Much has been made about the predictable partisan split between presidential candidates Hillary Clinton and Donald Trump on issues of science and public policy. But what about their supporters? Can Americans really be that far apart in terms of science?
That liberals and conservatives have different opinions toward science is taken as a given. Typically, conservatives are painted as anti-science, with some studies suggesting their mistrust of science is increasing. Liberals, on the other hand, are usually assumed to be more receptive to science in general and more supportive of using science to shape policy.
Noting that party affiliation is different than political ideology – not everyone who identifies as liberal is a Democrat and not everyone who identifies as conservative is a Republican – these characterizations certainly seem to be true when we look at major leaders of the political parties. Many Republican politicians have publicly expressed doubts over the scientific consensus on climate change, for instance. At the top of the Republican presidential ticket is Donald Trump, who has called climate change a Chinese hoax and is on the record as supporting any number of other conspiracy theories. Conversely, Hillary Clinton’s line at the Democratic National Convention – “I believe in science” – was met with resounding applause.
Assuming that the stated views of outspoken politicians reflect the personal beliefs of voters within their parties is tempting. After all, voters elect politicians, presumably on the basis of having comparable worldviews. But research suggests that the link between partisanship and views on science may not be so cut and dried. Buried in the data is a much more nuanced relationship that’s well worth examining. As a sociologist who focuses on ways to communicate science issues to the public, I’m interested in how a more clear-eyed view of this connection could be used to help combat anti-science attitudes.
Quantifying the science trust gap
In 2015, researchers asked 2,000 registered voters how deferential they felt politicians should be to science when creating public policy on a variety of issues. On a 10-point scale, participants ranked whether politicians should follow the advice of scientists (10), consider scientific findings in conjunction with other factors (5) or ignore scientific findings completely (1). Issues included climate change, legalizing drug usage, fetal viability, regulating nuclear power and teaching evolution, among other topics.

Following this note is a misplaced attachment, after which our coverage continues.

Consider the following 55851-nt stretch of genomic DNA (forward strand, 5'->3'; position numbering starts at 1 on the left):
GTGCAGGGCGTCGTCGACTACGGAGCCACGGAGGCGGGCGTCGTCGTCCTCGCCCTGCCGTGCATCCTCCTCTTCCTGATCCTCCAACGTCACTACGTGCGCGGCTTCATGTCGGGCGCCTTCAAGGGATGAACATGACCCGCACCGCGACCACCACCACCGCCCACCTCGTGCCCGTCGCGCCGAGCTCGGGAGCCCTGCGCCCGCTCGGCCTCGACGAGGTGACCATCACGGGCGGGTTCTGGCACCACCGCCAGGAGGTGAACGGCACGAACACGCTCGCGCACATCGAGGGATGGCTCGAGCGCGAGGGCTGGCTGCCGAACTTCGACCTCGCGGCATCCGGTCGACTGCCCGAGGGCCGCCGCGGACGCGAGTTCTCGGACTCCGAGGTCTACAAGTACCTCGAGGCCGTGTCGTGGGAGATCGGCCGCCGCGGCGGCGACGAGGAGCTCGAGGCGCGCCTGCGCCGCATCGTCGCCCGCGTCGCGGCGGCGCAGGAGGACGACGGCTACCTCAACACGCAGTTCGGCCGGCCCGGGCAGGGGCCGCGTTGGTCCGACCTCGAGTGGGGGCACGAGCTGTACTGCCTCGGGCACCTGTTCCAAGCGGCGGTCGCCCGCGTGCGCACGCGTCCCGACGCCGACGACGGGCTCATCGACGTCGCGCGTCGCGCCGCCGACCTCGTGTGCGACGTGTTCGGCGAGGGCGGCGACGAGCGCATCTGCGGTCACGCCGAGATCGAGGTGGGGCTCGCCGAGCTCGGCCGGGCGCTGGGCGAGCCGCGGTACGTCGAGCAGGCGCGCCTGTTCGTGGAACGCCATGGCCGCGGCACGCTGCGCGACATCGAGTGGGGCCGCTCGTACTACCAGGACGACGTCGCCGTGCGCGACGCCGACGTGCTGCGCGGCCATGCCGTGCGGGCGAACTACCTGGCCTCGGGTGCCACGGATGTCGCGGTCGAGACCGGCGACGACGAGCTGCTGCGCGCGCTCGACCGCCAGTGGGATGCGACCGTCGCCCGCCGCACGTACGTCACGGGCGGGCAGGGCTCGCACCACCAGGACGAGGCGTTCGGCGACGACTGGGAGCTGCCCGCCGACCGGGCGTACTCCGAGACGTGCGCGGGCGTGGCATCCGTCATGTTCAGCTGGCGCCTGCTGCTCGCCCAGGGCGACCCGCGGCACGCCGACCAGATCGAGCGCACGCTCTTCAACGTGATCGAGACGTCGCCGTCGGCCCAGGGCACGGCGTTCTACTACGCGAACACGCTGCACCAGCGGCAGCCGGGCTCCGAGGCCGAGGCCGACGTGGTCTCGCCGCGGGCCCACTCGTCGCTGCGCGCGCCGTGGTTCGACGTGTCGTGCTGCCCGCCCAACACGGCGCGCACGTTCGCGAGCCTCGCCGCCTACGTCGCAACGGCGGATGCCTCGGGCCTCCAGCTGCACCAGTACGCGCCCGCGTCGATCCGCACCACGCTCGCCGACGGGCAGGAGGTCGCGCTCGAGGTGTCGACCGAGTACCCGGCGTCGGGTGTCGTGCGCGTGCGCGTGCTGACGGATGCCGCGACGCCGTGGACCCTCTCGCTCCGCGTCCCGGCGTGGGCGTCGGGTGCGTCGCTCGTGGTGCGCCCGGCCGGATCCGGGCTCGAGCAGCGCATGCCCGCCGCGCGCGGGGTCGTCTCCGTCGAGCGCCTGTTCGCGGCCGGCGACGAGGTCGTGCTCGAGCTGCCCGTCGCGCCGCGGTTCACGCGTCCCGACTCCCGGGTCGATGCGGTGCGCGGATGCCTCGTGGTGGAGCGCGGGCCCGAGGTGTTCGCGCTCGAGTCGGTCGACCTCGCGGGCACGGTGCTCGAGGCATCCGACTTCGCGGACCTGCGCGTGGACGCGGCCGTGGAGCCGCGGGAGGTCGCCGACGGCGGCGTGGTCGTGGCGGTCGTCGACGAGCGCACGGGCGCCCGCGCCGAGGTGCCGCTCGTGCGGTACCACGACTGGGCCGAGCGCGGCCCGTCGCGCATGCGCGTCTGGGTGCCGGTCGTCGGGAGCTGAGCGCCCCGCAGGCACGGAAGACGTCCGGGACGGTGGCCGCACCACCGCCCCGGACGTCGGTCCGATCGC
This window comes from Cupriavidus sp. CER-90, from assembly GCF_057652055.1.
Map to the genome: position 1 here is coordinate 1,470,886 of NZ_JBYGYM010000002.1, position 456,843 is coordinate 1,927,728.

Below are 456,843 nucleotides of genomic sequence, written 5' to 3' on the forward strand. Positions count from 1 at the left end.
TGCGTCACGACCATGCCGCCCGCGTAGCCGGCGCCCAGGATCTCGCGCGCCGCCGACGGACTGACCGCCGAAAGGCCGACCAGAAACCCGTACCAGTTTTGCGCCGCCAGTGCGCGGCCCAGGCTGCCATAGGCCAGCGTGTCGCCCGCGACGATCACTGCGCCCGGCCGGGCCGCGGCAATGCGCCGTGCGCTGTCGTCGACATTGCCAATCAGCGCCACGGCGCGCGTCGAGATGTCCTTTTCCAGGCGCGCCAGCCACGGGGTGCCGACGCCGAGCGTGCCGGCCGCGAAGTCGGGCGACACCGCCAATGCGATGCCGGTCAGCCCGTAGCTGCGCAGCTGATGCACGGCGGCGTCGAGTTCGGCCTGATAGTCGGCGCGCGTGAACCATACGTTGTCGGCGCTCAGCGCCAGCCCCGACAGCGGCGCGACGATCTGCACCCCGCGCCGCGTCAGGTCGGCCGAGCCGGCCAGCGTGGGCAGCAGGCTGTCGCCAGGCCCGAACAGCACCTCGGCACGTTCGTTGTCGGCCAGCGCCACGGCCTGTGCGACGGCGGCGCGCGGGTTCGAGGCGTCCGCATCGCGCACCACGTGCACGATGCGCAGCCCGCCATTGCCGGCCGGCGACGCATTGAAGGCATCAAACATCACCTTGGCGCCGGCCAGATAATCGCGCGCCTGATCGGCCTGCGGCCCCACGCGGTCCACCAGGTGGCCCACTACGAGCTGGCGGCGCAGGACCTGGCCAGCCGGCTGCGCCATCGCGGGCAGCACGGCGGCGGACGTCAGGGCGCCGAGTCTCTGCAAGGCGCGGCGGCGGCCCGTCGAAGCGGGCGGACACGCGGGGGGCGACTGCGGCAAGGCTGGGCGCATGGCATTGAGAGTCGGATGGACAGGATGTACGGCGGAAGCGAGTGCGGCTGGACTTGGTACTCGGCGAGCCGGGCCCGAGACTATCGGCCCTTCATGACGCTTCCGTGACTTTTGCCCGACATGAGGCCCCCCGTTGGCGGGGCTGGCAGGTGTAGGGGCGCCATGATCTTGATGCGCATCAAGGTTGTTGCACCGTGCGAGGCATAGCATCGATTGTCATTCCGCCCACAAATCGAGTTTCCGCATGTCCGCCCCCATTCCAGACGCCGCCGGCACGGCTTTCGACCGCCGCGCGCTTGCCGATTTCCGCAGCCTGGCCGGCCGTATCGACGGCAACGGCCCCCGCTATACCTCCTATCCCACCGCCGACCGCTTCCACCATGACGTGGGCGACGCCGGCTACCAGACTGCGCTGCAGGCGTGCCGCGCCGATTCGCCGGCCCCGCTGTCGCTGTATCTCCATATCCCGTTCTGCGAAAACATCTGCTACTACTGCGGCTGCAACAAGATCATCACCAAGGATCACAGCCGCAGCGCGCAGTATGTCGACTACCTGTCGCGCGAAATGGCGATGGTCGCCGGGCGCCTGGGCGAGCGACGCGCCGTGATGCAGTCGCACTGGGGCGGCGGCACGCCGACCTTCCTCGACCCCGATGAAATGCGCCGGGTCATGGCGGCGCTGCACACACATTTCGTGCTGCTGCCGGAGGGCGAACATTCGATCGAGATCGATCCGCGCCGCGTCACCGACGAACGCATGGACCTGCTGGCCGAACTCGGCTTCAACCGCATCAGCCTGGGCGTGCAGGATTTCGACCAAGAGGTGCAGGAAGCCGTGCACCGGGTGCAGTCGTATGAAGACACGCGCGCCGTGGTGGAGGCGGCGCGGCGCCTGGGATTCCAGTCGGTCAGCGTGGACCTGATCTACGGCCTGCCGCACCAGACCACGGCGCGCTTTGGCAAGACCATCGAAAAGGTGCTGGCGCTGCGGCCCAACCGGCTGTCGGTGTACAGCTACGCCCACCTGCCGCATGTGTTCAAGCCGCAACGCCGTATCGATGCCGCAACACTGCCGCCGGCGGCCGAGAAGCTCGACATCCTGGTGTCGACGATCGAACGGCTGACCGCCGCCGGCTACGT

The participants then responded to questions about their political affiliation and ideological views, religious beliefs and other demographic variables.
Most people supported trusting the recommendations of scientists on policy issues, even politically contentious ones. The average score for all participants across all issues was 6.4, and the lowest-scoring issue (letting same-sex couples adopt children) was 4.9. The results suggest, in other words, that even on divisive issues, Americans think that politicians should take scientific recommendations into consideration when making public policy.
Breaking down responses based on political leanings did reveal some partisan differences. When it comes to deferring to scientific experts on policy issues, conservatives and independents look a lot alike. Averaged across issues, independents said policymakers should weigh science and other factors more or less evenly (5.84), only slightly more than conservatives did (5.58). Liberals, on the other hand, expressed much higher rates of deference to science – across issues, they averaged 7.46.
These findings are interesting because we tend to think of independents as the middle-of-the-road in American politics. If conservatives and independents are on the same page, though, it means that liberals are the outliers, so to speak. In other words, rather than most people putting an emphasis on science while conservatives steadfastly ignore it, the truth is that many people want other factors included in policy discussions. It’s liberals who are further from the pack on this issue, wanting more emphasis on science than their peers.
Penn State, CC BY-NC-ND
It’s not their politics, it’s their values
Other research has similarly found that science denial can run the political spectrum. For instance, another study examined attitudes about climate change, evolution and stem cell research and found that partisan identification was not necessarily a good predictor of how someone will feel about these controversial issues. In fact, very few participants were found to be skeptical of science across the board. And reactions to these specific issues were more tightly linked with religious attitudes than with political ones.
Other scholarship echoes these findings. Indeed, research does suggest that a certain segment of the population places more trust in religion than in science for understanding the world. But even among this group, science and religion are seen as conflicting only on certain topics, including the Big Bang and evolution.